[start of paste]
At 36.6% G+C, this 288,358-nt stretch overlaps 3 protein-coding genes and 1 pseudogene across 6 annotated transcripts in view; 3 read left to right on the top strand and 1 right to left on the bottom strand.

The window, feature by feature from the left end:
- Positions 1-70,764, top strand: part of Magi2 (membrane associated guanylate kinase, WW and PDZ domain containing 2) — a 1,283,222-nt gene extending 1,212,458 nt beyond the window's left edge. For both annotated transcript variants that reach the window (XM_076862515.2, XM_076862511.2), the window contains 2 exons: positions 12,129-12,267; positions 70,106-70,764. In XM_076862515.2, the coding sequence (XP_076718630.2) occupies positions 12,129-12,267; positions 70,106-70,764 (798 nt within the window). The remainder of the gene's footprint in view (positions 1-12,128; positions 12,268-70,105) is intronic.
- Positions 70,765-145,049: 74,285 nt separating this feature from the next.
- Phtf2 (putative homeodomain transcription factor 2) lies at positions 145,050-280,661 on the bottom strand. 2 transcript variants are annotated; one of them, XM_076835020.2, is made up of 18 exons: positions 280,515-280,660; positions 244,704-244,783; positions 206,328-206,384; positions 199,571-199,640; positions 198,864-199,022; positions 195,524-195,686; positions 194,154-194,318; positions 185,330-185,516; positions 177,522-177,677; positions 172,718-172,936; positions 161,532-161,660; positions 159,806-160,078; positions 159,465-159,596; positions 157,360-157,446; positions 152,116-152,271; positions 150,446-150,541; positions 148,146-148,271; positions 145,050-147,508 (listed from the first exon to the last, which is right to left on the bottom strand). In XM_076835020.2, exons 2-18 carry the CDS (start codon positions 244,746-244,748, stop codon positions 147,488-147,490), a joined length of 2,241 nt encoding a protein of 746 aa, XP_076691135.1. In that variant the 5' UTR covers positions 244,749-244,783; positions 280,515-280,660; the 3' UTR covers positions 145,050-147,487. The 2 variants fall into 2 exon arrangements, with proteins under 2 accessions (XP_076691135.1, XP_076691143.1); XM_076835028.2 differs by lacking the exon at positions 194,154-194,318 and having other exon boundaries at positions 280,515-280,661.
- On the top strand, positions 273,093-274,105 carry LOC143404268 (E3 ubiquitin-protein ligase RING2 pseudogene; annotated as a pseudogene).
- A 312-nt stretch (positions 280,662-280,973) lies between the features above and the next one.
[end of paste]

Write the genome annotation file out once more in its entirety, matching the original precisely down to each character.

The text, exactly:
At 36.6% G+C, this 288,358-nt stretch overlaps 3 protein-coding genes and 1 pseudogene across 6 annotated transcripts in view; 3 read left to right on the top strand and 1 right to left on the bottom strand.

The window, feature by feature from the left end:
- Positions 1-70,764, top strand: part of Magi2 (membrane associated guanylate kinase, WW and PDZ domain containing 2) — a 1,283,222-nt gene extending 1,212,458 nt beyond the window's left edge. For both annotated transcript variants that reach the window (XM_076862515.2, XM_076862511.2), the window contains 2 exons: positions 12,129-12,267; positions 70,106-70,764. In XM_076862515.2, the coding sequence (XP_076718630.2) occupies positions 12,129-12,267; positions 70,106-70,764 (798 nt within the window). The remainder of the gene's footprint in view (positions 1-12,128; positions 12,268-70,105) is intronic.
- Positions 70,765-145,049: 74,285 nt separating this feature from the next.
- Phtf2 (putative homeodomain transcription factor 2) lies at positions 145,050-280,661 on the bottom strand. 2 transcript variants are annotated; one of them, XM_076835020.2, is made up of 18 exons: positions 280,515-280,660; positions 244,704-244,783; positions 206,328-206,384; positions 199,571-199,640; positions 198,864-199,022; positions 195,524-195,686; positions 194,154-194,318; positions 185,330-185,516; positions 177,522-177,677; positions 172,718-172,936; positions 161,532-161,660; positions 159,806-160,078; positions 159,465-159,596; positions 157,360-157,446; positions 152,116-152,271; positions 150,446-150,541; positions 148,146-148,271; positions 145,050-147,508 (listed from the first exon to the last, which is right to left on the bottom strand). In XM_076835020.2, exons 2-18 carry the CDS (start codon positions 244,746-244,748, stop codon positions 147,488-147,490), a joined length of 2,241 nt encoding a protein of 746 aa, XP_076691135.1. In that variant the 5' UTR covers positions 244,749-244,783; positions 280,515-280,660; the 3' UTR covers positions 145,050-147,487. The 2 variants fall into 2 exon arrangements, with proteins under 2 accessions (XP_076691135.1, XP_076691143.1); XM_076835028.2 differs by lacking the exon at positions 194,154-194,318 and having other exon boundaries at positions 280,515-280,661.
- On the top strand, positions 273,093-274,105 carry LOC143404268 (E3 ubiquitin-protein ligase RING2 pseudogene; annotated as a pseudogene).
- A 312-nt stretch (positions 280,662-280,973) lies between the features above and the next one.